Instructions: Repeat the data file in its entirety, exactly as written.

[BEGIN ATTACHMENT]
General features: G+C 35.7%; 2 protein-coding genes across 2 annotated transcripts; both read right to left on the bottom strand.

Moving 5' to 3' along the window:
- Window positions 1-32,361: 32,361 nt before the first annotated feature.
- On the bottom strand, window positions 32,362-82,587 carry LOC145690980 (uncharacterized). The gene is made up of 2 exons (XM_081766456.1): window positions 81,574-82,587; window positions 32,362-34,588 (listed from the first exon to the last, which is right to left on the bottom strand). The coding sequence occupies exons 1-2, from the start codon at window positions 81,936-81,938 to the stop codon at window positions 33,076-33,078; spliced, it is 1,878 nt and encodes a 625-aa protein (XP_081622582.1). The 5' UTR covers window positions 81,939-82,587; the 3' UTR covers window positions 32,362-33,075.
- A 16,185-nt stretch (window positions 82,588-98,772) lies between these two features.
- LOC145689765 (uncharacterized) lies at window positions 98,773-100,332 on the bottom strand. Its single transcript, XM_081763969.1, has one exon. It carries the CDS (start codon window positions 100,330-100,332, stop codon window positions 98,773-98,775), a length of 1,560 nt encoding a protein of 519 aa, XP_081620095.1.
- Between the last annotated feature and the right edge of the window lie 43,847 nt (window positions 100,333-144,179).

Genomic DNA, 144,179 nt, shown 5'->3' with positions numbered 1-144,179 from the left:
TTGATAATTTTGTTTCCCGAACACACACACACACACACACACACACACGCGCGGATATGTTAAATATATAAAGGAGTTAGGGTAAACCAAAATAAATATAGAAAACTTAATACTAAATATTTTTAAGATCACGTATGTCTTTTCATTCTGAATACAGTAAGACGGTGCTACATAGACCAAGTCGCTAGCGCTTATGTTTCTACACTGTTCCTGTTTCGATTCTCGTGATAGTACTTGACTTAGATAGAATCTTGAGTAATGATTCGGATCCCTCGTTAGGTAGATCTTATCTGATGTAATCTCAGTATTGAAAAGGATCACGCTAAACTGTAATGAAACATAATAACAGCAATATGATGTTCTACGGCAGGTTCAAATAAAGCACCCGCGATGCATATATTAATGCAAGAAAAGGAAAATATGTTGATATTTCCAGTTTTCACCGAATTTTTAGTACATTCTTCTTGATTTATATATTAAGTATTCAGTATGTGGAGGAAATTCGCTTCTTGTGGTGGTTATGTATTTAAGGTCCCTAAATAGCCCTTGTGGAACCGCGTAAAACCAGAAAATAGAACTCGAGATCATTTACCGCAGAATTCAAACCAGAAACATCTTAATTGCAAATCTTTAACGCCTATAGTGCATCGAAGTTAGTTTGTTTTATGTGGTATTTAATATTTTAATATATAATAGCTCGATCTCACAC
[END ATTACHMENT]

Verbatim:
General features: G+C 35.7%; 2 protein-coding genes across 2 annotated transcripts; both read right to left on the bottom strand.

Moving 5' to 3' along the window:
- Window positions 1-32,361: 32,361 nt before the first annotated feature.
- On the bottom strand, window positions 32,362-82,587 carry LOC145690980 (uncharacterized). The gene is made up of 2 exons (XM_081766456.1): window positions 81,574-82,587; window positions 32,362-34,588 (listed from the first exon to the last, which is right to left on the bottom strand). The coding sequence occupies exons 1-2, from the start codon at window positions 81,936-81,938 to the stop codon at window positions 33,076-33,078; spliced, it is 1,878 nt and encodes a 625-aa protein (XP_081622582.1). The 5' UTR covers window positions 81,939-82,587; the 3' UTR covers window positions 32,362-33,075.
- A 16,185-nt stretch (window positions 82,588-98,772) lies between these two features.
- LOC145689765 (uncharacterized) lies at window positions 98,773-100,332 on the bottom strand. Its single transcript, XM_081763969.1, has one exon. It carries the CDS (start codon window positions 100,330-100,332, stop codon window positions 98,773-98,775), a length of 1,560 nt encoding a protein of 519 aa, XP_081620095.1.
- Between the last annotated feature and the right edge of the window lie 43,847 nt (window positions 100,333-144,179).

Genomic DNA, 144,179 nt, shown 5'->3' with positions numbered 1-144,179 from the left:
TTGATAATTTTGTTTCCCGAACACACACACACACACACACACACACACGCGCGGATATGTTAAATATATAAAGGAGTTAGGGTAAACCAAAATAAATATAGAAAACTTAATACTAAATATTTTTAAGATCACGTATGTCTTTTCATTCTGAATACAGTAAGACGGTGCTACATAGACCAAGTCGCTAGCGCTTATGTTTCTACACTGTTCCTGTTTCGATTCTCGTGATAGTACTTGACTTAGATAGAATCTTGAGTAATGATTCGGATCCCTCGTTAGGTAGATCTTATCTGATGTAATCTCAGTATTGAAAAGGATCACGCTAAACTGTAATGAAACATAATAACAGCAATATGATGTTCTACGGCAGGTTCAAATAAAGCACCCGCGATGCATATATTAATGCAAGAAAAGGAAAATATGTTGATATTTCCAGTTTTCACCGAATTTTTAGTACATTCTTCTTGATTTATATATTAAGTATTCAGTATGTGGAGGAAATTCGCTTCTTGTGGTGGTTATGTATTTAAGGTCCCTAAATAGCCCTTGTGGAACCGCGTAAAACCAGAAAATAGAACTCGAGATCATTTACCGCAGAATTCAAACCAGAAACATCTTAATTGCAAATCTTTAACGCCTATAGTGCATCGAAGTTAGTTTGTTTTATGTGGTATTTAATATTTTAATATATAATAGCTCGATCTCACAC